it's certainly not a perfect film. what i will say about that film and what i will say about marlon in particular, it's one of the best performances he's given since "last tango." it's one of the performances where he dug down deep and gave of himself so monumentally. >> was he a little ticked that you didn't release it? >> no, he didn't care. in particular, it's one of the best performances he's given since "last tango." it's one of the performances where he dug down deep and gave of himself so monumentally. >> was he a little ticked that you didn't release it? >> no, he didn't care. no, he was fine. >> that's marlon. >> yeah. he was fine with it. >> now you did do a movie with him. did you enjoy doing that? >> "don juan"?
>> yes. >> that was when we met and we got along like a house on fire, you know, instantly. and we got close doing "don juan." >> what did he do that others in the -- what did he do that the rest of you don't do? >> well, marlon early on, i mean, marlon reinvented acting. he revolutionized acting. he made it -- it was not about behavior in the sense as it was just about being in a moment. and he was a dangerous element. i mean, he was a dangerous element and he remained a dangerous element. >> risk taker. >> oh, yeah, all the way through. until his last breath he was a dangerous element. you never knew what to expect from him. coming up johnny explains how he made hunter s. thompson's final wish come true, shooting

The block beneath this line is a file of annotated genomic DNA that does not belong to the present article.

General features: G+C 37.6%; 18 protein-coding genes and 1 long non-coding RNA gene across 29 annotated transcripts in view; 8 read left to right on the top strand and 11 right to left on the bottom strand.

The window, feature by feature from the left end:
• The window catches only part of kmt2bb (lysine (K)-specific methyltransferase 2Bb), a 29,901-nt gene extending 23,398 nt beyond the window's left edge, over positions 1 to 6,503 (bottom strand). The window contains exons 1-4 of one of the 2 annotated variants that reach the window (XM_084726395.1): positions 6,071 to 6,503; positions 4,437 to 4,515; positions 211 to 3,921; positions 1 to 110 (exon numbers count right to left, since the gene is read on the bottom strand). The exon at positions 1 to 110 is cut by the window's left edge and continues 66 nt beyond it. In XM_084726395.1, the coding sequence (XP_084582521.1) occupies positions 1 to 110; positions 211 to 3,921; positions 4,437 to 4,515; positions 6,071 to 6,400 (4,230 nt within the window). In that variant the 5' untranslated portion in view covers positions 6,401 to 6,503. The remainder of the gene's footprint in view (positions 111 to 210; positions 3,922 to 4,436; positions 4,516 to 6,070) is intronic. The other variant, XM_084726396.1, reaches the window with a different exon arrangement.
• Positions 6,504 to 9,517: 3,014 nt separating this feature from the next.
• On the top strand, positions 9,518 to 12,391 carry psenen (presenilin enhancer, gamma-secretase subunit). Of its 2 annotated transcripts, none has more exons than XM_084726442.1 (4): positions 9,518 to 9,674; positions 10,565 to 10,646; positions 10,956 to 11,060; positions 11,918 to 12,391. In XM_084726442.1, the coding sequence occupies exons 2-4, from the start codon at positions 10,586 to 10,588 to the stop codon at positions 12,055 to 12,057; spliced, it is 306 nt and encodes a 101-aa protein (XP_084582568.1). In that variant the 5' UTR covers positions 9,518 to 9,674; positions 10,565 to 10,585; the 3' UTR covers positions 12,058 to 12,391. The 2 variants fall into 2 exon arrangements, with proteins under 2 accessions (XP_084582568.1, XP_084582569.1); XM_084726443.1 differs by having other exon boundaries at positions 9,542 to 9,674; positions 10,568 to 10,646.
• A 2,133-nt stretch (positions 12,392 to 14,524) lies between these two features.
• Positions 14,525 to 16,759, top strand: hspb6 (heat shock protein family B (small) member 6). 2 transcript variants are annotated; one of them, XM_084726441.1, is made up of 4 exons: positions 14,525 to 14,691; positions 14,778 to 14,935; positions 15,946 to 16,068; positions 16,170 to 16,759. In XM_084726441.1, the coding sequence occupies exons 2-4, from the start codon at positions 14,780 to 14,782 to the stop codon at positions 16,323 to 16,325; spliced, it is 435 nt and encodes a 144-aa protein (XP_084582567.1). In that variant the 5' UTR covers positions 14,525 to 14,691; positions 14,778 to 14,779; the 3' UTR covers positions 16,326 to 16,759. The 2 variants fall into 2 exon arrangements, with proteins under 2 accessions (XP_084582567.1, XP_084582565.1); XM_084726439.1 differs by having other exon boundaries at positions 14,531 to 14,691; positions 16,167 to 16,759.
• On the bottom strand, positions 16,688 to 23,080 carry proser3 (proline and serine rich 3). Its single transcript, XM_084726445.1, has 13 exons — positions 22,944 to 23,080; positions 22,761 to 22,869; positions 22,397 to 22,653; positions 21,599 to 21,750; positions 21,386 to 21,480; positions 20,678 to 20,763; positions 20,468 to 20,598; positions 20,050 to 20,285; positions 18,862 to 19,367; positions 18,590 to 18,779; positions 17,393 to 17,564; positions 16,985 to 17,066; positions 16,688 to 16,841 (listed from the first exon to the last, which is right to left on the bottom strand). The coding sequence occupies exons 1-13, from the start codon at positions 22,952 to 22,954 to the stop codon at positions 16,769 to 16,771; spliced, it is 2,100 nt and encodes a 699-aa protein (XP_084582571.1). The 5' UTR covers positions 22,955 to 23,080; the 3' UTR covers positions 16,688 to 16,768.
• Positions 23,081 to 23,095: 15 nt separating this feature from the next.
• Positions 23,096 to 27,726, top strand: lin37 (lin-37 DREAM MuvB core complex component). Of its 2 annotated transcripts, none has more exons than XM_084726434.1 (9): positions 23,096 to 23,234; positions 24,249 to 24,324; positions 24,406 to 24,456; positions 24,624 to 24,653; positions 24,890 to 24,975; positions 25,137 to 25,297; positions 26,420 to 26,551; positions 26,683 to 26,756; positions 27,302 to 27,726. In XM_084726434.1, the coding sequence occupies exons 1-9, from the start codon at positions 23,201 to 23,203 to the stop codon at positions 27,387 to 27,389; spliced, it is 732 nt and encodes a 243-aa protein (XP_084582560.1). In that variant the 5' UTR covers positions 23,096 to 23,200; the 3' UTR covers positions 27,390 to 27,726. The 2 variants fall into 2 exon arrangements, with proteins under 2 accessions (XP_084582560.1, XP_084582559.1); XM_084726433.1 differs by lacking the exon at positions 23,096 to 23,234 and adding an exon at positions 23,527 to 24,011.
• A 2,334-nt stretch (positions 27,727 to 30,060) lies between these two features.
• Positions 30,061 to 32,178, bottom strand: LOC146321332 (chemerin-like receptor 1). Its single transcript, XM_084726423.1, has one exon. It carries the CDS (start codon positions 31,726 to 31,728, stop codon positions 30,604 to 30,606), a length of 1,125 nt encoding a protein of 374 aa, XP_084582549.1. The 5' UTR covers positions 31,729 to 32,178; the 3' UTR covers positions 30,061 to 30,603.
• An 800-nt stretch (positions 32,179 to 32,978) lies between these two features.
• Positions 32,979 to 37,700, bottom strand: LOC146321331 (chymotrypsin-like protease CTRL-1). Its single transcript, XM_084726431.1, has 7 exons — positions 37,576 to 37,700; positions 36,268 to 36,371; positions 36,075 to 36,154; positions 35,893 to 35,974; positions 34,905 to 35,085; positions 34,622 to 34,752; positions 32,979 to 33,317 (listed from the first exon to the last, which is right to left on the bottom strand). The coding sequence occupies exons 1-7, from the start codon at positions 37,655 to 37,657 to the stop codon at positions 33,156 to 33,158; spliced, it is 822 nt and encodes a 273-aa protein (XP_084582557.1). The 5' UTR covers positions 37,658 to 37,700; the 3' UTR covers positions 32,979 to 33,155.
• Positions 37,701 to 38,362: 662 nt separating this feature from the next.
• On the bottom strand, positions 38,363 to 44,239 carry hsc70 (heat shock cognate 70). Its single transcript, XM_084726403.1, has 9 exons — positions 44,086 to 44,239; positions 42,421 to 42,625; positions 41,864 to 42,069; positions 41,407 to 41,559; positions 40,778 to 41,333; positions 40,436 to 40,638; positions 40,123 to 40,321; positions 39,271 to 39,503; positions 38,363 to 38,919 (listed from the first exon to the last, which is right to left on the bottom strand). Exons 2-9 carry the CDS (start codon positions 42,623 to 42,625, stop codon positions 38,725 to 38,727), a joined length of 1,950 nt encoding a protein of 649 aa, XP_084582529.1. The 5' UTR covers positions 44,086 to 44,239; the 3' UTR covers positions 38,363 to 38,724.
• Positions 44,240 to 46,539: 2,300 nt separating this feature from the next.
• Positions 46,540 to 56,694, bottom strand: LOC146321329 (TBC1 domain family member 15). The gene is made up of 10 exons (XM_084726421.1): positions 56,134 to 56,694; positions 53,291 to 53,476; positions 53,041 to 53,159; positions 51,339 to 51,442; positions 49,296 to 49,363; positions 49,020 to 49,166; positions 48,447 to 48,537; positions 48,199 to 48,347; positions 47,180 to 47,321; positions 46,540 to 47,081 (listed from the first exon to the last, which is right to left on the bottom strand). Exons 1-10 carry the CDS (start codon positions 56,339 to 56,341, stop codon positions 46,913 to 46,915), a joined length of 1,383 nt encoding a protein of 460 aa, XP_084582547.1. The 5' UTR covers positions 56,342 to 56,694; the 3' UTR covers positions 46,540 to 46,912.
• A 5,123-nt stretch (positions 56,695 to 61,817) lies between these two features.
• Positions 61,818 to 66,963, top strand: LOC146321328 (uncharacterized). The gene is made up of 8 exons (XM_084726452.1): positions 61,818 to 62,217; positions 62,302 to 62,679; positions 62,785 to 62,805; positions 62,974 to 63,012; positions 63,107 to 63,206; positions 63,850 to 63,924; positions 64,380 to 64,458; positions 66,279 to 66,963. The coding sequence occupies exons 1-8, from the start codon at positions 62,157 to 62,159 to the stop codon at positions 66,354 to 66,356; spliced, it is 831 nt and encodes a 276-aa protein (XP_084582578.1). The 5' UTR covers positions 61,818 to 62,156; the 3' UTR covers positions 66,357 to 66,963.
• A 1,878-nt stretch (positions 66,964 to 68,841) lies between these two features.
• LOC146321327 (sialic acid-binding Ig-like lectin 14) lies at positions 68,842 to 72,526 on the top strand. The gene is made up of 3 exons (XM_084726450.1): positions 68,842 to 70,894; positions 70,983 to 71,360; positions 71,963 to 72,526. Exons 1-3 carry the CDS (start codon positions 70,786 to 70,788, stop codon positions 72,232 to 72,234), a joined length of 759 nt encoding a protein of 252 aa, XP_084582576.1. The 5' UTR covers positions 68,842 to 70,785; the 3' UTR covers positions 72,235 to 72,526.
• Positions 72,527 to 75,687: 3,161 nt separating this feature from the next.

his ashes out of a cannon. >> we were covered in hunter's ashes. it was something i knew had to be done. >> and get an inside look at his office. it's all next on this larry king special "johnny depp." when you have diabetes... your doctor will say get smart about your weight. that's why there's new glucerna hunger smart shakes. they have carb steady, with carbs that digest slowly to help minimize blood sugar spikes.
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johnny depp's personal office, as interesting and unique as the man himself. inside the walls are lined with personal mementos and photos from his life and work. here a cabinet of curiosities from his movie of "sweeney todd," willy wonka's" thrown, awards and accolades and johnny's self-made portrait of his friend marlon brando. >> i said, hey, i made this painting of you. he says "you paint?" >> and hunter s. thompson, here he shows us a letter and a check, something he received after he lost a bet over the 1988 world cup. it was a friendship that endured for years and one that led to his latest movie "the rum diary."
all right, let's talk about hunter thompson. your friendship with him, it led to this movie, "rum diary" based on him. you found this novel. we never knew he wrote a novel. >> i happened upon it. i was researching and i was living in his basement. i happened through this box as we were looking for the manuscript of "fear and loathing." i see this folder with "rum diary" across it in his hand. we started to read it sitting cross-legged on the floor, reading this amazing thing. he was like, my good that's pretty good, isn't it? yeah, it's very good, hunter. what are you doing? but he brought up the idea -- he used to call me colonel, colonel depp. "colonel, we must produce this, produce this together." that was the plan. >> did he know you were going to